I was intrigued by a recent posting on a fans' board by a highly respected and well-informed fan. It raised an important point that questioned the conventional wisdom. It was argued that the price of an admission ticket simply entitled fans to watch the game, it did not give them the right to know what was going on 'behind the scenes'.
Of course, if they purchase a Valley Review (and less than half of those attending do), you will find features like 'Dressing room diaries' or features on particular players which provide exciting insights on banter between players, who shares a car to the training ground with whom and player nicknames.
Clubs realise that there is a market for 'inside dope', but with the development of social media, fans have taken this over for themselves. Of course, the rumours that gather momentum are often scurrilous or inaccurate.
The writer of the post was particularly concerned about transfer speculation. This is particularly active at the start of the season before the transfer window closes. It was argued that there were issues of commercial confidentiality, and moreover that speculation could actually jeopardise some deals.
Perhaps so, but such speculation is not going to go away. It is often started by agents who claim that more clubs are interested in their player than is actually the case to generate interest and force up the price. Perhaps the claim is picked up by one site and repeated by others so that the rumour gains a superficial credibility.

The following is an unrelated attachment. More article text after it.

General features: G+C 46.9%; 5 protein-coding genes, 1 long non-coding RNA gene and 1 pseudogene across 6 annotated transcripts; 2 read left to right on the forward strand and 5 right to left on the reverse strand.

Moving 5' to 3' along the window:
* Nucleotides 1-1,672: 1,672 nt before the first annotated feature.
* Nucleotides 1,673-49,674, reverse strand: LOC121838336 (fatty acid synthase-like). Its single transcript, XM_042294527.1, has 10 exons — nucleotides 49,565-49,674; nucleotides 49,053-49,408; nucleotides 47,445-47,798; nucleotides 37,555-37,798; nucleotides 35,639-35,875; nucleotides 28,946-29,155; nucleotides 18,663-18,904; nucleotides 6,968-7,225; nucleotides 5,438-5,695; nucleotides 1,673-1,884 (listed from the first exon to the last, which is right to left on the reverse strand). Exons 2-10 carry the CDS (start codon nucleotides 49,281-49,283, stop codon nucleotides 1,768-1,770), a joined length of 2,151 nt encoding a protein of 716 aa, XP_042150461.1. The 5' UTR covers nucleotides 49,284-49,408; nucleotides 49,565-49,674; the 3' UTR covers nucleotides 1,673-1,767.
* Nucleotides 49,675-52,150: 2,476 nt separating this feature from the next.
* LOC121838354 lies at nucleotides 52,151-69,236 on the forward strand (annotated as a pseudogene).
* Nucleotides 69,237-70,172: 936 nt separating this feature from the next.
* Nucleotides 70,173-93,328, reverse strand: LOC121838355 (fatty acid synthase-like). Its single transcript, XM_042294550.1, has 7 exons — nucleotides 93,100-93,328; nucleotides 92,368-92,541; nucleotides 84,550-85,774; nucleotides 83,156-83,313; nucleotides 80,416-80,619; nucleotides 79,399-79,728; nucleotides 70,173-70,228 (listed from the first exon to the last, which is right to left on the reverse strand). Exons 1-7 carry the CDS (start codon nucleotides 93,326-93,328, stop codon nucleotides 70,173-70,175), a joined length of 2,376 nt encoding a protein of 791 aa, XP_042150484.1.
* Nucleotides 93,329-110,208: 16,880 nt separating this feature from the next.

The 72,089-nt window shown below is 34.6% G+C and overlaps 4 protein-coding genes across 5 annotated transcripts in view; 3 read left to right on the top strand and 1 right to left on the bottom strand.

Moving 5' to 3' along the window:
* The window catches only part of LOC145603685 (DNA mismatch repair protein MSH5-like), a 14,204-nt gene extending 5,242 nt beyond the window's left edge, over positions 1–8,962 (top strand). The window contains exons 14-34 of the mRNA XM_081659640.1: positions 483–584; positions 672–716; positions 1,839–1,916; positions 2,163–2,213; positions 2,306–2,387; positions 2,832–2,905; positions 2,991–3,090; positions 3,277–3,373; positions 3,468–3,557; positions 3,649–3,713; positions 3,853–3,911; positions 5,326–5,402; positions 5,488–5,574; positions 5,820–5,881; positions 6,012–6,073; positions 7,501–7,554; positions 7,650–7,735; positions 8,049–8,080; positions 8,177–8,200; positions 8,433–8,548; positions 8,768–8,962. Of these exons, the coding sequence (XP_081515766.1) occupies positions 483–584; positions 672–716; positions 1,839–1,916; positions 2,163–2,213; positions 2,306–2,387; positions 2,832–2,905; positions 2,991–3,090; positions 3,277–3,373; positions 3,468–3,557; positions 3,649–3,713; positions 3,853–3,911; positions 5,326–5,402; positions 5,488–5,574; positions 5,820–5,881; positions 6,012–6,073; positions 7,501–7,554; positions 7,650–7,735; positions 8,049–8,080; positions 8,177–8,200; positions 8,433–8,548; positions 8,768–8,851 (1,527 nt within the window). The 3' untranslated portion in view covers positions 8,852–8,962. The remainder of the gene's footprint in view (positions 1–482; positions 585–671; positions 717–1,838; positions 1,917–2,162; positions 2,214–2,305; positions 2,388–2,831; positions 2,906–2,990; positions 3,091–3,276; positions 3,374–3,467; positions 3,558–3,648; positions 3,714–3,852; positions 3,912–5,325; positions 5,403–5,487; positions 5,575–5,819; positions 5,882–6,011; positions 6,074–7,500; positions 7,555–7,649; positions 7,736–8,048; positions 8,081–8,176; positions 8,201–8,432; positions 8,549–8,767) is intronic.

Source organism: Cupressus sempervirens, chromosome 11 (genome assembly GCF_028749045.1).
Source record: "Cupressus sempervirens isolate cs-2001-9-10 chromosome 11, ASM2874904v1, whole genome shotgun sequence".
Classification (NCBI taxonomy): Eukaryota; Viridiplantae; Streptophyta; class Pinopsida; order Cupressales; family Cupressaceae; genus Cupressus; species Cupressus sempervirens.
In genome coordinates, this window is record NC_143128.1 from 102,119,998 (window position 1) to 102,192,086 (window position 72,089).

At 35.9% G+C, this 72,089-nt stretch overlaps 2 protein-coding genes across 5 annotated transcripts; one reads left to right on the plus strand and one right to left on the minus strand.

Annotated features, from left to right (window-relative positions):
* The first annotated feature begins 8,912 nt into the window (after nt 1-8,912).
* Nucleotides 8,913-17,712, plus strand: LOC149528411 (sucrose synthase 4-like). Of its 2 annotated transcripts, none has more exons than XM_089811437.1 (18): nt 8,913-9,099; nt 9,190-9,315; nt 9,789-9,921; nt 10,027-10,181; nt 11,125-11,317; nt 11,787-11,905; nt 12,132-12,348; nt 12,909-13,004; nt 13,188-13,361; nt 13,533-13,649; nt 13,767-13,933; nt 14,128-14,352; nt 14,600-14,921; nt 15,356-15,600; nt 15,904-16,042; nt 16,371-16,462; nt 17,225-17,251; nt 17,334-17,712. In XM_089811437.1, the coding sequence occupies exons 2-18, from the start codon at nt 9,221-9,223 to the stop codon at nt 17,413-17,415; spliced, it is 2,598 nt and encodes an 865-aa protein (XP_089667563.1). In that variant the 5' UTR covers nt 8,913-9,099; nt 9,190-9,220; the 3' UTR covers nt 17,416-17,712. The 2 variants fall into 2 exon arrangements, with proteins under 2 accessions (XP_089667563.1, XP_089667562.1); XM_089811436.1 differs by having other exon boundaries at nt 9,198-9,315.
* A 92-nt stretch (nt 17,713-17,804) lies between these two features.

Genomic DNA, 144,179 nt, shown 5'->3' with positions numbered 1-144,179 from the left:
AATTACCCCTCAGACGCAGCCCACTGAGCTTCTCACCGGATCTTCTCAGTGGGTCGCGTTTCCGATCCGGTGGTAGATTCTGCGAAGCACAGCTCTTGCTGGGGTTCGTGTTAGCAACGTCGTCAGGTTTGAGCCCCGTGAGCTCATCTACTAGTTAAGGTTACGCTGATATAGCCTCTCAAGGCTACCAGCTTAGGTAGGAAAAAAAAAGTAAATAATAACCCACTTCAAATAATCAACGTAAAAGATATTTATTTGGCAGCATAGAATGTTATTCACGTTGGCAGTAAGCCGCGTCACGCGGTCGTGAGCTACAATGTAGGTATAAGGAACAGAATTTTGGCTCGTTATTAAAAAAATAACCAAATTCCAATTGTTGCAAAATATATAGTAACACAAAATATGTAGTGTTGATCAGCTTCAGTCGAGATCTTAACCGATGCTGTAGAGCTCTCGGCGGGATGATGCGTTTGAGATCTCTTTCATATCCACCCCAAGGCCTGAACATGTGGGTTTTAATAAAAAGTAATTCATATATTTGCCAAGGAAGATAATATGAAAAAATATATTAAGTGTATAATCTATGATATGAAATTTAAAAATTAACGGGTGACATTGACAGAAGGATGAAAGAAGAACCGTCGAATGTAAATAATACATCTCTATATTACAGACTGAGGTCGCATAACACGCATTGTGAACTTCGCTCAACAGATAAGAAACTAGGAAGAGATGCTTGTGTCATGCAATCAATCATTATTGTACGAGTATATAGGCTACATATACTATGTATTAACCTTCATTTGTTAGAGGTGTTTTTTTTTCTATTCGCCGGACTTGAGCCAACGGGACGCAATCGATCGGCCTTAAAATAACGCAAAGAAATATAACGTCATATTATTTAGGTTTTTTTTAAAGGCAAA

It might be argued that fan blogs pour oil on the flames. Maybe so, but I do treat sites like Sky Sports News seriously. Admittedly, I am partial as I sometimes broadcast for Sky Sports News or Sky News. This generally happens on slow news days: the low point was one Sunday when I had to talk about 'Englishness' in front of the Shakespeare birthplace which led to Japanese tourists treating me as a bonus photo opportunity. But I have always been impressed by their professionalism.
Modern society demands transparency so that 'sweetheart' deals can be revealed and those 'on the make' can be exposed. There is a case for greater openness, but it is not an absolute good. Conflict resolution often has to start with informal, private contacts that would be regarded as unacceptable and could not continue if they were exposed (think Northern Ireland). Once EU Council of Ministers meetings started to be streamed, all the real negotiation was done in the corridors and formal statements of positions, often for domestic consumption, were made in Council. Demands for privacy can conflict with those for openness, as we have seen recently with Google.
In any case, one is not going to stop speculation by fans, It is part of the fun of following football.